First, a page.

Flash MX MP3 player, Pt.1

source: http://www.thegoldenmean.com

5 — Feeding data to the menu

Building a DataProvider — the concept

Two functions are required to convert the data contained in the xml file into the form the ListBox needs. This excellent technique is derived from examples demonstrated in Sam Wan and Branden Hall’s book “Object–Oriented Programing with ActionScript.” I’ve never seen it presented anywhere else, and I have found it invaluable for populating ListBox and ComboBox components with data contained in xml files. Spend some time getting to know this technique — it can be applied in many situations.

As mentioned earlier, each item in a ListBox list can be thought of as an associative array containing two elements: a data element and a label element. These data pairs can be added manually in the component’s Properites palette but we want to do it dynamically. All the necessary information is carried within attributes of the “song” child nodes of the xml document. We need to extract that data, build an array, populate a new instance of the DataProviderClass and finally set songList_lb’s DataProvider using the ListBox component’s setDataProvider() method.

The Callback

The first function, “songListLoaded()” (which will become the callback to the xml onLoad event handler on the page that follows this) extracts all the “song” nodes and treats those nodes as elements of an array, side–stepping the need to actually declare a new array. It then calls the createResourceList function (more on that in a moment) and finally calls the one of the component’s methods to set that object as the DataProvider:

//pull out the meat of the xml file, pass it to a //parsing function and set the listBox's dataProvider songListLoaded = function(){ //get the first child: "songs" var mainNode = this.songList_xml.firstChild; /**************** listBoxData is a reference to the DataProvider object created by the function which follows this one ****************/ //supply the child nodes to that function: var listBoxData = createResourceList(mainNode.childNodes); //tell the ListBox to use this object as its DataProvider this.songList_lb.setDataProvider(listBoxData); }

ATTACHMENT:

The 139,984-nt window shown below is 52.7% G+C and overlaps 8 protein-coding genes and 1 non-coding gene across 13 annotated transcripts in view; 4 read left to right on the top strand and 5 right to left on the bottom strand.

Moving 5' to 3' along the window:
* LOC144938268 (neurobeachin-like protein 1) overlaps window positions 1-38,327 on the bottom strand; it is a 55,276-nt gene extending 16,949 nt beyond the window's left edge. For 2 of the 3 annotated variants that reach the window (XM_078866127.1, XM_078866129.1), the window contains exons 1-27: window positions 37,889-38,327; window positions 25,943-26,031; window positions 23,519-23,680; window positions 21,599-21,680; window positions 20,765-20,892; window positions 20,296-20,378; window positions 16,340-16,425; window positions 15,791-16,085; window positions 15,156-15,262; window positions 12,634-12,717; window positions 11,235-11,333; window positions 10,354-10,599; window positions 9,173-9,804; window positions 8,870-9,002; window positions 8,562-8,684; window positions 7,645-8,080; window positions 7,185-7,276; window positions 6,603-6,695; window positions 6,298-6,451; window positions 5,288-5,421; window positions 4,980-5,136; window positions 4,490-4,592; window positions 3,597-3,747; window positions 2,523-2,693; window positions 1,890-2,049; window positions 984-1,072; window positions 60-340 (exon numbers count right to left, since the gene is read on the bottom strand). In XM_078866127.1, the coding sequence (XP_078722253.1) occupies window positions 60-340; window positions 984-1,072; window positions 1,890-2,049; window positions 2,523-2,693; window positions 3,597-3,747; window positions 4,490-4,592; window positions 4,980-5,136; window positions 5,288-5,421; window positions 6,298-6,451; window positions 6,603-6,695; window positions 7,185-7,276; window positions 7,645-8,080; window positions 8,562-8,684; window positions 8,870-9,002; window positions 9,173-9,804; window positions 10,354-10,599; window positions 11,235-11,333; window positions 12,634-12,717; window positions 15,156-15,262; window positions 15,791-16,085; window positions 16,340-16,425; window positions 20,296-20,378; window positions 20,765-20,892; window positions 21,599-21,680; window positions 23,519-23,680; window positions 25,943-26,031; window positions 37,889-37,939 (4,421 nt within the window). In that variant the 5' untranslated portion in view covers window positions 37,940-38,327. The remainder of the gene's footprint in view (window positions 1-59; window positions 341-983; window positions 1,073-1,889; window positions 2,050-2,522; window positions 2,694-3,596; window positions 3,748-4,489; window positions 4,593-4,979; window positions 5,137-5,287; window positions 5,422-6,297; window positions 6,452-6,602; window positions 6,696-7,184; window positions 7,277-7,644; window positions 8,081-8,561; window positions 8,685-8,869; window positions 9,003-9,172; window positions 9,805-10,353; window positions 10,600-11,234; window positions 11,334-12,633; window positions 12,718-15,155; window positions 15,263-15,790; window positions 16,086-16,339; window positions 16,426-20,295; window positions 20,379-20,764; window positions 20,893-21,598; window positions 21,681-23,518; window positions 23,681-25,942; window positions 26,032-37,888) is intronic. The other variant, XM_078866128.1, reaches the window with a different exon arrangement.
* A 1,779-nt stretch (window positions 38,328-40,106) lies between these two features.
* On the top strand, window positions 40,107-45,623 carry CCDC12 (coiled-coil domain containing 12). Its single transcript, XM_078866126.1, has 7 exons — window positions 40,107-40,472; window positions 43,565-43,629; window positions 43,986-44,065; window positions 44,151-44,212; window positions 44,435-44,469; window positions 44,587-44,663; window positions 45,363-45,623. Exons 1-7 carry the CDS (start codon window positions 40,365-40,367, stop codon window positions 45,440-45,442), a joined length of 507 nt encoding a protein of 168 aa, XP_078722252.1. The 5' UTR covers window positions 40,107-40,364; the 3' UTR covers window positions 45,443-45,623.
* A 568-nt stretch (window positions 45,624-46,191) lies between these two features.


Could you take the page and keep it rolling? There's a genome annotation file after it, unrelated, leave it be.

The DataProvider

You may have noticed that the “createResourceList()” function calls

another function and passes it the resource_array as its one argument. The titles and file names are kept in attributes in the xml nodes. This function begins by creating a new instance of a class you might be unfamiliar with: the DataProviderClass. Then, using a loop, createResourceList walks the nodes, extracts the value of each attribute, creates anonymous objects each containing two name–value pairs and adds each to the new DataProvider.

stuff extracted data into generic objects and return those objects
formatted to make sense to the listBox component.
createResourceList = function(resource_array){
     var listData = new DataProviderClass();
     var resourceCount = resource_array.length;
     var resource, display, url;
     for (var i=0; i<resourceCount; i++){
          resource = resource_array[i];
          display = resource.attributes.display;
          url = resource.attributes.url;
          listData.addItem({label:display, data:url});
     return listData;

Optionally, you can get the script to automatically append numbers to each track by modifying the “display” variable this way:

display = i+1+". "+resource.attributes.display;

Steve Bishop, who helped proof read this tutorial, suggested a variant you might be interested in pursuing. Steve substituted an instance of the ComboBox component for the ListBox to save some space. The ComboBox can accept a DataProvider just like the ListBox. If you feel adventuresome, drag a ComboBox from the Components palette instead of a ListBox and be sure to replace the “_lb” suffix with the “_cb” suffix everywhere this tutorial refers to the ListBox. It makes an already small module even more compact.

These two functions complete the code in the “functions” layer. That’s it for our custom functions! Now move on to Page Six which discusses additional ActionScript code in the “logic” layer.

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